• So a "unit of change" is made of an opening action, then something which gets in the way, and the change that happens as a result; that change becomes the cause of the next unit. Any helpful clarifying or explaining that you sneak in needs to be subordinated to how the unit works as action.
  • If your story is built on someone achieving self-knowledge and taking their rightful place in their world, rather than someone going out to vanquish external threats - which if you're reading this I guess it probably is - you might find Kim Hudson's The Virgin's Promise useful.
  • Don't forget that a counselling scene doesn't need to be written straight through - from Zainab ringing the counsellor's doorbell, to her leaving vowing vengeance - any more than a sex scene or any other scene does; you can (even should) condense and cut so we're focused on the crucial sections. "Get in late, and get out early", as the thriller-writers say, applies to scenes too.
  • In that cause, it helps to learn how to move fluently from scene to scene, rather than forcing the reader to lurch across a series of jump-cuts.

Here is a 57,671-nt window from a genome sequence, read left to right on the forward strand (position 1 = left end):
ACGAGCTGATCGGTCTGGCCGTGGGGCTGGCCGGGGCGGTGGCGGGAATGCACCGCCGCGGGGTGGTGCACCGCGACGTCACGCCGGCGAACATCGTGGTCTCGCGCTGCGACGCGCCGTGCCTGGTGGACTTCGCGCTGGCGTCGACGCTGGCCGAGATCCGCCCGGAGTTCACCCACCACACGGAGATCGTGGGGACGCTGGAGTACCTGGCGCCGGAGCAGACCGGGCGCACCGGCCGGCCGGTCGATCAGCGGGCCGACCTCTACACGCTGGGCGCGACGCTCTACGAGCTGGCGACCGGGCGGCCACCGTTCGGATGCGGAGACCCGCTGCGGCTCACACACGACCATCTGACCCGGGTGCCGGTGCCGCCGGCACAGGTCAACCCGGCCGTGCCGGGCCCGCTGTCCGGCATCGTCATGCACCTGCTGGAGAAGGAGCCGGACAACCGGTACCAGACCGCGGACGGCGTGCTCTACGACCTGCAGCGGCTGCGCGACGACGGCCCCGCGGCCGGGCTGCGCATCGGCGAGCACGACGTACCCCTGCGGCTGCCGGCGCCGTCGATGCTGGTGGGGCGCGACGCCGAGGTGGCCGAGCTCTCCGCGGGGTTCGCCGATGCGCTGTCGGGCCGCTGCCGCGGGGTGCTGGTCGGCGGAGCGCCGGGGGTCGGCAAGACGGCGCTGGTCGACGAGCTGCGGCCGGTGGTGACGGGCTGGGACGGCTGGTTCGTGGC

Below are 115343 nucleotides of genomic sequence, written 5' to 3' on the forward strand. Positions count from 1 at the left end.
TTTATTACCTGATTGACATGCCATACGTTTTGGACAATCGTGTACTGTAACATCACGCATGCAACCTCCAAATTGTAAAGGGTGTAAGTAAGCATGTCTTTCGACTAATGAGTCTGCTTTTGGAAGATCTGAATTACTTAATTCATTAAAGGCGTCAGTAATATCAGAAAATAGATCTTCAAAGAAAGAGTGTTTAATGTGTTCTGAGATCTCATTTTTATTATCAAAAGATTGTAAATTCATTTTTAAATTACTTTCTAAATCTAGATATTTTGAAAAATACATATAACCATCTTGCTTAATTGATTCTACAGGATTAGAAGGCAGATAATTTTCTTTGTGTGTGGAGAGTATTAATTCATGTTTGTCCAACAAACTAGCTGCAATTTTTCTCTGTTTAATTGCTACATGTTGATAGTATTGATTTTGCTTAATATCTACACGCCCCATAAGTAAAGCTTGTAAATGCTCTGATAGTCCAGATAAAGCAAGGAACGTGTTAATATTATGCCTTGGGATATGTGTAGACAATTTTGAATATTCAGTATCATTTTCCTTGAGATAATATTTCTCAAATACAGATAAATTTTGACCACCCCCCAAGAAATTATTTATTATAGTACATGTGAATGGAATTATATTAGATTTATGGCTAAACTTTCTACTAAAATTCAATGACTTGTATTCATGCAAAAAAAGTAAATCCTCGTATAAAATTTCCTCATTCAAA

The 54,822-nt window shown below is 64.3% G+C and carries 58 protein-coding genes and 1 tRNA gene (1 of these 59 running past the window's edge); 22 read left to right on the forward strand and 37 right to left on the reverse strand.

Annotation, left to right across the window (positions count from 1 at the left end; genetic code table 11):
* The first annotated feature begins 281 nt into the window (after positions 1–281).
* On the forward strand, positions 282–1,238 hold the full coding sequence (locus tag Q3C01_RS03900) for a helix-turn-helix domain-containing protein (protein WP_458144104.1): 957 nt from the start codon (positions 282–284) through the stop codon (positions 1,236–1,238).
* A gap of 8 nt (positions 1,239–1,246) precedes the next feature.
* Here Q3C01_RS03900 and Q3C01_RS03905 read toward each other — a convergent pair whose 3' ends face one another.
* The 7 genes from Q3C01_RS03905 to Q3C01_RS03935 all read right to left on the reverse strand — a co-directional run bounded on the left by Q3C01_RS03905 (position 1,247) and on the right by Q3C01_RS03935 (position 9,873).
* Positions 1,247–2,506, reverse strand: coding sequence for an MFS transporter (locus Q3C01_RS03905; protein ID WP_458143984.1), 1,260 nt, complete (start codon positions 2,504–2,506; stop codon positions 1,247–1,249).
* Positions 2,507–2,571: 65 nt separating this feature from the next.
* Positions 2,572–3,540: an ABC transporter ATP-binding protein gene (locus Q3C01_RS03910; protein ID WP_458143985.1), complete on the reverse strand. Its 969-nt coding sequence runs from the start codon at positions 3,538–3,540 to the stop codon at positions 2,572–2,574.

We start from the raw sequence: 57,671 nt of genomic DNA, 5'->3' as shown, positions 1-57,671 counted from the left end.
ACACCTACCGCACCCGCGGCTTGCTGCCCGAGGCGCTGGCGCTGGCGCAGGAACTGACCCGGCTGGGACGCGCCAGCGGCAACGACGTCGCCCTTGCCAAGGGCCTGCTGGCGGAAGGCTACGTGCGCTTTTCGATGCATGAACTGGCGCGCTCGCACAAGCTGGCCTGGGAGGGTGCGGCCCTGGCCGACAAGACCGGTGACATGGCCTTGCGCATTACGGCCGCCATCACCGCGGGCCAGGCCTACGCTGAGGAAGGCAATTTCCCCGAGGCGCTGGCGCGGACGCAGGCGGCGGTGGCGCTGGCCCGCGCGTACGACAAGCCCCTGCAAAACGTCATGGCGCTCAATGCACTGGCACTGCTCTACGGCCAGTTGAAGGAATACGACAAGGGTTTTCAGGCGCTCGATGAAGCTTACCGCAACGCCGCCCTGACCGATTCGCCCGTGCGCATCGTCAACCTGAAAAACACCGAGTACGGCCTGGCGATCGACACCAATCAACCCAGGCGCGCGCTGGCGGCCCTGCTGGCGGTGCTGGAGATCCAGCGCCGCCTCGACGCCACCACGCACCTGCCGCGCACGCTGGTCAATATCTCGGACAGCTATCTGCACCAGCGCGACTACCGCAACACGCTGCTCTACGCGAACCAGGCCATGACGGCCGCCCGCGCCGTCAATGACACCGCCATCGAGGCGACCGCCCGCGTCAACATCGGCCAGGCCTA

• Consider how the counselling-scene material takes its place in the narrative as a whole. Might you not dramatise even parts of scenes, but just drop in (perhaps italicised) scraps and bits  - a flash of insight, a memory, a line, a lie - of what Zainab and the counsellor talk about?
  • You would need to make sure that the reader learns quickly what these scraps are, as part of learning how this narrative works; but for all I've been going on about scenes as the unit of storytelling, it's worth remembering that a narrative made only of words is not tied, physically, to time and space as writers who depend on sets and actors are - so why not exploit that unique fluency?   

Which brings me to my last suggestion, which not to be afraid of stepping aside from the demands of your draft - from your attempt to get step nearer a finished novel - and do some playing. Experiment with different scenes, voices and strategies - take the scissors to a printout and push bits around till they make a good shape, import into Scrivener and exploit the cork-board - until you've worked out how best to deploy this material as part of the novel as a whole.